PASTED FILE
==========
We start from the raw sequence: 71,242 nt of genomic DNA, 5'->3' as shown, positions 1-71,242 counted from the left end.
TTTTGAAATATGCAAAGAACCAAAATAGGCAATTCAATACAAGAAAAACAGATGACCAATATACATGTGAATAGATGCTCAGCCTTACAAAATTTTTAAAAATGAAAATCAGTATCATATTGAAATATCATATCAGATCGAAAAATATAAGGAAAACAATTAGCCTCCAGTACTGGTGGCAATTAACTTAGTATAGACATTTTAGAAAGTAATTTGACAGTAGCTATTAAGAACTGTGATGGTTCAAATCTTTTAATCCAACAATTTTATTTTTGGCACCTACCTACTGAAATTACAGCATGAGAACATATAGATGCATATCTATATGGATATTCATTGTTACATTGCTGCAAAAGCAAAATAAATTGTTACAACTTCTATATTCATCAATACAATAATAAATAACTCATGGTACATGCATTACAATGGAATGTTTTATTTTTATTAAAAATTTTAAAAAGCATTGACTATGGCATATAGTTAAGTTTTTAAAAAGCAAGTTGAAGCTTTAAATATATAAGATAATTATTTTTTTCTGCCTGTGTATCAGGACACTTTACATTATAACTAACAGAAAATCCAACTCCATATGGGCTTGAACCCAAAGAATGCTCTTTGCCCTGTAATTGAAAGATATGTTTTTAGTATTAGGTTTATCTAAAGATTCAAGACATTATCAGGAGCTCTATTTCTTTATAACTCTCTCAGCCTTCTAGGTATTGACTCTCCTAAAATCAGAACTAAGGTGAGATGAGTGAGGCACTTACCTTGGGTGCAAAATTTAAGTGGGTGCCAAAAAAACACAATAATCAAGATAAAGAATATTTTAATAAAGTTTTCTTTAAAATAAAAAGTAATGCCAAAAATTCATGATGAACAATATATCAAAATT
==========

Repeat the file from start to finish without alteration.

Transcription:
We start from the raw sequence: 71,242 nt of genomic DNA, 5'->3' as shown, positions 1-71,242 counted from the left end.
TTTTGAAATATGCAAAGAACCAAAATAGGCAATTCAATACAAGAAAAACAGATGACCAATATACATGTGAATAGATGCTCAGCCTTACAAAATTTTTAAAAATGAAAATCAGTATCATATTGAAATATCATATCAGATCGAAAAATATAAGGAAAACAATTAGCCTCCAGTACTGGTGGCAATTAACTTAGTATAGACATTTTAGAAAGTAATTTGACAGTAGCTATTAAGAACTGTGATGGTTCAAATCTTTTAATCCAACAATTTTATTTTTGGCACCTACCTACTGAAATTACAGCATGAGAACATATAGATGCATATCTATATGGATATTCATTGTTACATTGCTGCAAAAGCAAAATAAATTGTTACAACTTCTATATTCATCAATACAATAATAAATAACTCATGGTACATGCATTACAATGGAATGTTTTATTTTTATTAAAAATTTTAAAAAGCATTGACTATGGCATATAGTTAAGTTTTTAAAAAGCAAGTTGAAGCTTTAAATATATAAGATAATTATTTTTTTCTGCCTGTGTATCAGGACACTTTACATTATAACTAACAGAAAATCCAACTCCATATGGGCTTGAACCCAAAGAATGCTCTTTGCCCTGTAATTGAAAGATATGTTTTTAGTATTAGGTTTATCTAAAGATTCAAGACATTATCAGGAGCTCTATTTCTTTATAACTCTCTCAGCCTTCTAGGTATTGACTCTCCTAAAATCAGAACTAAGGTGAGATGAGTGAGGCACTTACCTTGGGTGCAAAATTTAAGTGGGTGCCAAAAAAACACAATAATCAAGATAAAGAATATTTTAATAAAGTTTTCTTTAAAATAAAAAGTAATGCCAAAAATTCATGATGAACAATATATCAAAATT